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A popular proverb states you don’t get anything for nothing in this world. This wise statement certainly holds true for the websites below. They are free in that you don’t have to pay money to take advantage of the service they offer. However, what they will cost you is some time and dedication.

    (1) Couch Surfing / Hospitality Club – These two are completely independent communities, however the idea behind both projects is very similar, thus they share spot #1. Check out video below for a quick intro.

    Couch Surfing

    CouchSurfing Sign up for Couch Surfing if you would like to meet and interact with people around the world. The motivation of this community is to share whatever you have with others – your expertise, a bit of company, dinner, a cup of tea or your couch or guest bed. As a member you can set up a profile in which you write about yourself and describe what you have to offer. People interested in meeting you or surfing your couch can contact you through your profile. Within the community you can join groups for special interests, for example to hear about meetings or get togethers in your area. Once you met someone through the site you can leave a reference on their profile and become their friend. I have been a member of Couch Surfing for almost two years, hosted several dozen people, gave them a tour through my city, had meals and went out with them. I was hosted by two people and I can tell you, it’s such an incredible feeling to be welcome and treated like family by a stranger far away from home. The only negative experiences I made were with people who didn’t show up or canceled last minute. Other than that everyone was at least nice, but most people I met were awesome.

    Hospitality Club

    Now that you know about Couch Surfing, there is not much left to say about Hospitality Club. It’s the same, but different. Many avid Couch Surfers are also members of Hospitality Club and vice versa. I like to keep it simple and decided for the site that looked cooler and seemed more easy to use. For example Hospitality Club urges guests to share their personal information including passport number with their hosts and encourages hosts to check the passport of arriving guests. While this is a good precaution, it somehow turned me off. I’m not a control freak, I like to be a bit naive and trust in common sense and humanity. Couch Surfing just seemed more like I would fit in there.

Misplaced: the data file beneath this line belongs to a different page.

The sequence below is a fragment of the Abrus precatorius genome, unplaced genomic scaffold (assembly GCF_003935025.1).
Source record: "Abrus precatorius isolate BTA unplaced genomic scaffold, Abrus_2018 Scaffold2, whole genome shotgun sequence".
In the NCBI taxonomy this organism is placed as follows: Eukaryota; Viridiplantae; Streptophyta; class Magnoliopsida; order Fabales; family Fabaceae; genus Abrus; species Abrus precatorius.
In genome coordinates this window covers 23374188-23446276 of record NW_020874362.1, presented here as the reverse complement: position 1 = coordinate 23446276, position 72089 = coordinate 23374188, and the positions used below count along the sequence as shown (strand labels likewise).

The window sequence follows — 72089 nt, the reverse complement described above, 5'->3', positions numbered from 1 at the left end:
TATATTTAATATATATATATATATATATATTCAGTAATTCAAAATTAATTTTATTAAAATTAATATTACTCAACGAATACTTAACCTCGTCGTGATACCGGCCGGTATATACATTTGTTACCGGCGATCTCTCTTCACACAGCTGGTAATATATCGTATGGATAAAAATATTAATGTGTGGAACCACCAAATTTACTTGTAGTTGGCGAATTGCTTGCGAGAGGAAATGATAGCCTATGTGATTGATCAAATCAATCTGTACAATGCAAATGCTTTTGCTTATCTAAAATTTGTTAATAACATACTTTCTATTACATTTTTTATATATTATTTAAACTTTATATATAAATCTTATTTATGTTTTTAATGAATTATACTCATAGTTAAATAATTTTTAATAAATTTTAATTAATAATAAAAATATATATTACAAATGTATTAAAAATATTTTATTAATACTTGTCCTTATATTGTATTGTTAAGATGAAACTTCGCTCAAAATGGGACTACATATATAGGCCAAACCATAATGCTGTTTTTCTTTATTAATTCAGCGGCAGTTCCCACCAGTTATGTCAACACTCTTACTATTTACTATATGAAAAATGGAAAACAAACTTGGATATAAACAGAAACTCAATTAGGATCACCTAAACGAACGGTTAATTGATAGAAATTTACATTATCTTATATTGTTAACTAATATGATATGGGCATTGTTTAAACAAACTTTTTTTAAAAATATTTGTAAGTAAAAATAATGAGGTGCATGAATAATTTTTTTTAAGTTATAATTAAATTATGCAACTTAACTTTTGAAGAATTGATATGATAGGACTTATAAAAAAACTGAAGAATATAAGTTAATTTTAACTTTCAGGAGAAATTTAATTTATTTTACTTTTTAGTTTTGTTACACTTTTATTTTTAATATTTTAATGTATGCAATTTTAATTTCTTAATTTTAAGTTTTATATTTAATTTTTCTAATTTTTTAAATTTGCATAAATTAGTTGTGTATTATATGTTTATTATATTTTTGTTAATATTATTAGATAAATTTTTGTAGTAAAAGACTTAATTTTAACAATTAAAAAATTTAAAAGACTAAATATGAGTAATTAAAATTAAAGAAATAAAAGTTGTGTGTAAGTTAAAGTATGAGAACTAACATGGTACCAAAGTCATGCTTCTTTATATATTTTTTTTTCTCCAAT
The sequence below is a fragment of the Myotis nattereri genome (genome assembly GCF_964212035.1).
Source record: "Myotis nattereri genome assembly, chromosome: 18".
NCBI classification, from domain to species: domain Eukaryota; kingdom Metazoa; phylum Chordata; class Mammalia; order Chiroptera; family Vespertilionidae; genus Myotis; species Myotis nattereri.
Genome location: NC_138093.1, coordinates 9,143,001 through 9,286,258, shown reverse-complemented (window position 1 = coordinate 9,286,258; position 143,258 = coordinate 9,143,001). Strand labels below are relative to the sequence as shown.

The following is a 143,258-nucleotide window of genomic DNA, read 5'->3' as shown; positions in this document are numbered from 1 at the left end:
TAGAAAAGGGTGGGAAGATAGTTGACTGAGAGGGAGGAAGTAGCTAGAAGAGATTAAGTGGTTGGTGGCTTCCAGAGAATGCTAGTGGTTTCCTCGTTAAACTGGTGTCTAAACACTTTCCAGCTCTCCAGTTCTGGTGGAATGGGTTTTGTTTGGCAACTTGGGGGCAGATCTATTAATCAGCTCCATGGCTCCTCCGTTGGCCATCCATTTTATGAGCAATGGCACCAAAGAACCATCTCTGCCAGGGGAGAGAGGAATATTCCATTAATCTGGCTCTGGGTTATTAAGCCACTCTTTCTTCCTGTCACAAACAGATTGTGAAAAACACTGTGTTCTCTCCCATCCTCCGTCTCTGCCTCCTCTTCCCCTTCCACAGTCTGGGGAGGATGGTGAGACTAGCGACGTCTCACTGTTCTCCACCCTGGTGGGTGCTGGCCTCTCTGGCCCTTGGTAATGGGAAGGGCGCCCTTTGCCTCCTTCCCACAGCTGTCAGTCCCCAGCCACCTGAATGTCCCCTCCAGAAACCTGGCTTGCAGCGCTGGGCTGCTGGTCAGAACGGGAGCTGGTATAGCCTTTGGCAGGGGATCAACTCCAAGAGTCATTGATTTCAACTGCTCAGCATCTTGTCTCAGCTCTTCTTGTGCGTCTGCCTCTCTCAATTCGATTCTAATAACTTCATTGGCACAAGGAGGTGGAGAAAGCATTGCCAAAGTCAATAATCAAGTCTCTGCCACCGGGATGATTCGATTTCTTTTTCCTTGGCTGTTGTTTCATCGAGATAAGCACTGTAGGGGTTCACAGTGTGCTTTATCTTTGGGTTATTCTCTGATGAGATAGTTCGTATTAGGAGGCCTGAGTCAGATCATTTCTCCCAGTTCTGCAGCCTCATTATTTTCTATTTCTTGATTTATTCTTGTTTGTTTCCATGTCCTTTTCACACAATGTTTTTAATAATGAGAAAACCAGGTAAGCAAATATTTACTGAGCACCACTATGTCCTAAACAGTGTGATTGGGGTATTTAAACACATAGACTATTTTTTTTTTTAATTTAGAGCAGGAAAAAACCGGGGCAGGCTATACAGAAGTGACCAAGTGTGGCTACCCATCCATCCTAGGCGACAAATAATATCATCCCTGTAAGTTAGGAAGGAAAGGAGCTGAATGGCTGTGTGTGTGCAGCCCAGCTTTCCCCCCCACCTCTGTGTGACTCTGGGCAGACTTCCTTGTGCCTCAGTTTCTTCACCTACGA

(2) FreeCycle

    GeoCaching The Freecycle Networkâ„¢ is a nonprofit movement, dedicated to the free exchange of anything people want to part with. Furniture, electronic devices, toys, clothes, anything. It’s subdivided into individual local groups, located across the globe. These groups are basically Yahoo Groups that are utilizing the eMail list feature. You may post OFFERED as well as WANTED items to the public list and anyone who is interested or can help out will contact you directly. The groups are moderated by local volunteers. To sign up search for your community or browse all existing groups. If you find that there is no group in your area, you can start one and add it to the Freecycle Networkâ„¢. Currently the network consists of 4,233 groups with a total of 4,444,000 members.